The Island as Site of Resistance: An Examination of Caribbean and New Zealand Texts

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The island is a prominent figure of enclosure in literature, often related to issues of power and control, and therefore to colonialism. After exploring several postcolonial readings of Shakespeare's The Tempest, this study examines the challenge to imperialist island discourse in such New Zealand and Caribbean texts as Katherine Mansfield's stories and Derek Walcott's Pantomime. It also makes a considerable contribution to the field of postcolonial studies by suggesting shared strategies of resistance in distinct geographical and cultural contexts.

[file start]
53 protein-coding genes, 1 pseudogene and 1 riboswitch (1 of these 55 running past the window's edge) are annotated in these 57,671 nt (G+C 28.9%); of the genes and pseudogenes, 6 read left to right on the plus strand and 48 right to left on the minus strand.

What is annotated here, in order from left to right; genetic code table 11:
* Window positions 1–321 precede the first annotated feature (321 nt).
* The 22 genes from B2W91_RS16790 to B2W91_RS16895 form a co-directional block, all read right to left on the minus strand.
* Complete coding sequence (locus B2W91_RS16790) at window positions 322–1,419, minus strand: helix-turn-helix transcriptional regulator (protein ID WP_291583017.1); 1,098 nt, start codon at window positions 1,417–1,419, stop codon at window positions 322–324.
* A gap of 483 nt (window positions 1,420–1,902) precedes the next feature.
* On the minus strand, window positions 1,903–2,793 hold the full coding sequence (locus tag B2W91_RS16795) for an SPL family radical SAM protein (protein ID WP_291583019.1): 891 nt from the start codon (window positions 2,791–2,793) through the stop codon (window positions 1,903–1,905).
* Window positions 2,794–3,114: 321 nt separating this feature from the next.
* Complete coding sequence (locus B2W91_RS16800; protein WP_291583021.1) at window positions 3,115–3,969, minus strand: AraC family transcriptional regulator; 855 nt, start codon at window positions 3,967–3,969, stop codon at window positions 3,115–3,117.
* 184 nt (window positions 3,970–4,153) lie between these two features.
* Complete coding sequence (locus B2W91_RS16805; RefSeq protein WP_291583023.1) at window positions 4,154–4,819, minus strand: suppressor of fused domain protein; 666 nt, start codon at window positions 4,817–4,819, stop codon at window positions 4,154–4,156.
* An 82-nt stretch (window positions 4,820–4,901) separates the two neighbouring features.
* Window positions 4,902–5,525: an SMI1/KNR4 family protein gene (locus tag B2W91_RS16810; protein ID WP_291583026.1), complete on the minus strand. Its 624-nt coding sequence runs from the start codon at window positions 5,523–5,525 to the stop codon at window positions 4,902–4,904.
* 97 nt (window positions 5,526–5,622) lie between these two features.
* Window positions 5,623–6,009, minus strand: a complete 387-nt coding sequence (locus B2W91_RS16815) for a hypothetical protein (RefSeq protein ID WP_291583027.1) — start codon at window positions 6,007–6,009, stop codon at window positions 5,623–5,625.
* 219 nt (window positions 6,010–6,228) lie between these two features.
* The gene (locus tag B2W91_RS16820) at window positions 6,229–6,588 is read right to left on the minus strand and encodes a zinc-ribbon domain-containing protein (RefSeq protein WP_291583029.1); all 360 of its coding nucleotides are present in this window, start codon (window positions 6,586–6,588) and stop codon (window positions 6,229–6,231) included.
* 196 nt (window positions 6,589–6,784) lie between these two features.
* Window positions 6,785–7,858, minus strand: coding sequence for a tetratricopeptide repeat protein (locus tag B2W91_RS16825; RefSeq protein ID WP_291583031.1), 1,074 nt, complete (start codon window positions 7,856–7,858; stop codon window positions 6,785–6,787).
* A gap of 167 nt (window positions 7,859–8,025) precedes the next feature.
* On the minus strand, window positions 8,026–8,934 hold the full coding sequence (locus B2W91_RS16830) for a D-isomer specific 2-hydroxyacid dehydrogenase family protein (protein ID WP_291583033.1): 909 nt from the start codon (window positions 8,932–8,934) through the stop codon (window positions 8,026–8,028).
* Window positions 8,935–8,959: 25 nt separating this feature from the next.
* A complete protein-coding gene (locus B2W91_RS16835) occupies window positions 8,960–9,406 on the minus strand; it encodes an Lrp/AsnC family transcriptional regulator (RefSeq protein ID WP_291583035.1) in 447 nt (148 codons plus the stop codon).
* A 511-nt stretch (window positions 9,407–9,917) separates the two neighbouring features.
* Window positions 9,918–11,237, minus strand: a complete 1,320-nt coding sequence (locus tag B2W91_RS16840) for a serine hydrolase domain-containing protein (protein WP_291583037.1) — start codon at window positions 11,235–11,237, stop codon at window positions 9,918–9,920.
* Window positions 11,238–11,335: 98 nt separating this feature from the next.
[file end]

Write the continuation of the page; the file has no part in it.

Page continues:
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Contents

PROLOGUE
1
CHAPTER
21
REINSCRIBING THE ISLAND
35
Copyright

9 other sections not shown

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About the author (1995)

The Author: Dorothy F. Lane is an assistant professor of English at Luther College (University of Regina, Canada). She received her Ph.D. in Commonwealth and Postcolonial Literature from Queen's University (Canada). While most of her recent publictions are in the field of Canadian and Postcolonial studies, she has also completed work on mythopoeia and language in 20th-century literature.

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